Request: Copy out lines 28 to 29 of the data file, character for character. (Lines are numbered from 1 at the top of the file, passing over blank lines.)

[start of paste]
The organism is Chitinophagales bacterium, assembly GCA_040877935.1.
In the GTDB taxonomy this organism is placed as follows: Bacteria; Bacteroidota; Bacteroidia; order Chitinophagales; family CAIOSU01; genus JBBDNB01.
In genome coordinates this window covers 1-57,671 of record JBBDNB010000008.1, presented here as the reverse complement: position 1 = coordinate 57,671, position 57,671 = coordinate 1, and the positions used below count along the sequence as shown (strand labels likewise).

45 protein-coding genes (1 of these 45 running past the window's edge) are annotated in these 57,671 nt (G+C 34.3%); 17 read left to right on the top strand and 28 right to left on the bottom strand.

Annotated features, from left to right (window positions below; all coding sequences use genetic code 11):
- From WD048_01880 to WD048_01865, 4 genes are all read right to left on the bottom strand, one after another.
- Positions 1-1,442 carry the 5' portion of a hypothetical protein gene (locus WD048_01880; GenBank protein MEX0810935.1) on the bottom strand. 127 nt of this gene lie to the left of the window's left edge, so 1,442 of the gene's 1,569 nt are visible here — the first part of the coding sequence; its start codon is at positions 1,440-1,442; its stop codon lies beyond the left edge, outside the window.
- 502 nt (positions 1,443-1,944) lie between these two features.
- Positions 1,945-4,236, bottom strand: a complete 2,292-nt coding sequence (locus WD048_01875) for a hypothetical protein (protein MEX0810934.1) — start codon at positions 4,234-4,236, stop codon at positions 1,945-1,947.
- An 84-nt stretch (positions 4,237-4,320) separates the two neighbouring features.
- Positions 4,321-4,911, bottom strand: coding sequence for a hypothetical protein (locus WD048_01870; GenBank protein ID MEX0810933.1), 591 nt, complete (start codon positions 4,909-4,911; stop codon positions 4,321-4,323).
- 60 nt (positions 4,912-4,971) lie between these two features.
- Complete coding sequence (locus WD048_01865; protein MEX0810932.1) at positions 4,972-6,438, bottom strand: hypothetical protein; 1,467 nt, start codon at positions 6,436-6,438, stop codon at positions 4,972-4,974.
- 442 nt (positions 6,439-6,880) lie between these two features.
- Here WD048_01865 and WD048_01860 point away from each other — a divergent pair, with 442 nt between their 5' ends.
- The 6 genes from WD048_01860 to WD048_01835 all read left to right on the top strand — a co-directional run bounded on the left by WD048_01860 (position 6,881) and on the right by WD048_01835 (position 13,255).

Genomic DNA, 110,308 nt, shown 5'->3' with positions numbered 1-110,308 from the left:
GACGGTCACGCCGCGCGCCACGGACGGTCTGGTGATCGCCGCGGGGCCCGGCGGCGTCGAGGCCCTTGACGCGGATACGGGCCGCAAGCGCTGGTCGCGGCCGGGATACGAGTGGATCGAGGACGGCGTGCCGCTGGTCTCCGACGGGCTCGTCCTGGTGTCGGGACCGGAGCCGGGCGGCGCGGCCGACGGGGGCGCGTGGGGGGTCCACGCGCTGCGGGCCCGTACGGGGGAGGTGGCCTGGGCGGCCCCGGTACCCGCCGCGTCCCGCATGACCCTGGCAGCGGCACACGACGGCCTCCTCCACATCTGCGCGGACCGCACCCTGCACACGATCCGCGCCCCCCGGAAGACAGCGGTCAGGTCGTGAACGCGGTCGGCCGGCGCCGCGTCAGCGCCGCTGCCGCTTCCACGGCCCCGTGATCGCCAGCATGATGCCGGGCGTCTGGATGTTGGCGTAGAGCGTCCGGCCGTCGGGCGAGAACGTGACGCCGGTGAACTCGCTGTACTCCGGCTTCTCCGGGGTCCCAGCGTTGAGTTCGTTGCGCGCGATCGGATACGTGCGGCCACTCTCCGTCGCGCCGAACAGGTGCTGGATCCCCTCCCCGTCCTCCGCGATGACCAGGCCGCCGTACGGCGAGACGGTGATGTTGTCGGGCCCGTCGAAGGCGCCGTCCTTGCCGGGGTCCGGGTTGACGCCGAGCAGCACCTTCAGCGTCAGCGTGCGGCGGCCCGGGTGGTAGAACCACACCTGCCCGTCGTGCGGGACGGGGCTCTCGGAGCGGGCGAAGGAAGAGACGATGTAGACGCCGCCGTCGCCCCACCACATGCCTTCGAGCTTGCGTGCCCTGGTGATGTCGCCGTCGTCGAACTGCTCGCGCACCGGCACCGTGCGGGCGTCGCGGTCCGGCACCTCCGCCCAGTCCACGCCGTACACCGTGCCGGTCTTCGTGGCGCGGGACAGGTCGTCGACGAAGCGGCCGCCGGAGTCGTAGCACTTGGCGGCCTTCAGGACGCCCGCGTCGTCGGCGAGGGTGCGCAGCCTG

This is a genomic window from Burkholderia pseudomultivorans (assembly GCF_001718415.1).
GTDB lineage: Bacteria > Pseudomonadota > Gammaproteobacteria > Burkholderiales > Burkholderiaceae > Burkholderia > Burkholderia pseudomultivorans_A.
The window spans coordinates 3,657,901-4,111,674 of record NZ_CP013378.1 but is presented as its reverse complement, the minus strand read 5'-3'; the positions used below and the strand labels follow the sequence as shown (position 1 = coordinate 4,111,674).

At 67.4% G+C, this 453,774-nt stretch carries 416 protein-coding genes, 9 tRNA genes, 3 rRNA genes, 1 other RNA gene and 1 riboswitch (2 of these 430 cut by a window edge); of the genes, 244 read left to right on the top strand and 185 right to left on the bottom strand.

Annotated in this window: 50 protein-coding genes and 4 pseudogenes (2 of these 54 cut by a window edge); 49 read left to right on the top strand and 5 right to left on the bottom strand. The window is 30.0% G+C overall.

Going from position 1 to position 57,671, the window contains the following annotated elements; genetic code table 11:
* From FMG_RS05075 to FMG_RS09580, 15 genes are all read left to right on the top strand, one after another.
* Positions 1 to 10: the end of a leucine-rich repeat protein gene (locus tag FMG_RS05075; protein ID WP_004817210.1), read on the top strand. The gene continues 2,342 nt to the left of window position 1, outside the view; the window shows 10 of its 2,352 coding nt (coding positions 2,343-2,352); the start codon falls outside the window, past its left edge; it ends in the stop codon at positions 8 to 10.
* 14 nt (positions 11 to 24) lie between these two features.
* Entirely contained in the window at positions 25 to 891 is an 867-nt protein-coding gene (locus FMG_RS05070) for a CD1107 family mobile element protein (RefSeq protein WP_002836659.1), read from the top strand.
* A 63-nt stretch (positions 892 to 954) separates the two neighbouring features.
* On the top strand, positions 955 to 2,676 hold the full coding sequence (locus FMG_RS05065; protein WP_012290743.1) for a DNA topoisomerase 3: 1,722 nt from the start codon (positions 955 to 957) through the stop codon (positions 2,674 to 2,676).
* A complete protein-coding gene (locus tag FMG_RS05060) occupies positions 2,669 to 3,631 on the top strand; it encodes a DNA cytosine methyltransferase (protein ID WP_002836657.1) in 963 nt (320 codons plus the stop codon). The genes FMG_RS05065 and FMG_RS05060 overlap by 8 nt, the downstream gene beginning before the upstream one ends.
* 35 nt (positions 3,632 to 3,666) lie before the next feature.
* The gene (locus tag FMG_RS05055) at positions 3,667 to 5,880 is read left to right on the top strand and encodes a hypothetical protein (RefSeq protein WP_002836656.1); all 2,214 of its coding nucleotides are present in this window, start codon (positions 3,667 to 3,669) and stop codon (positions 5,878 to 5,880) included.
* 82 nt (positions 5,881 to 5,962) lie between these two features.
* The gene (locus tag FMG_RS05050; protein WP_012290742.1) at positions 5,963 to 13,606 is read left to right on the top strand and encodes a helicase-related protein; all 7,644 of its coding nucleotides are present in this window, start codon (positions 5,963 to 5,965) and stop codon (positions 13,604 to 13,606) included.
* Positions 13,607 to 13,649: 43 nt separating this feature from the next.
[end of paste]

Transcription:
* Entirely contained in the window at positions 25 to 891 is an 867-nt protein-coding gene (locus FMG_RS05070) for a CD1107 family mobile element protein (RefSeq protein WP_002836659.1), read from the top strand.
* A 63-nt stretch (positions 892 to 954) separates the two neighbouring features.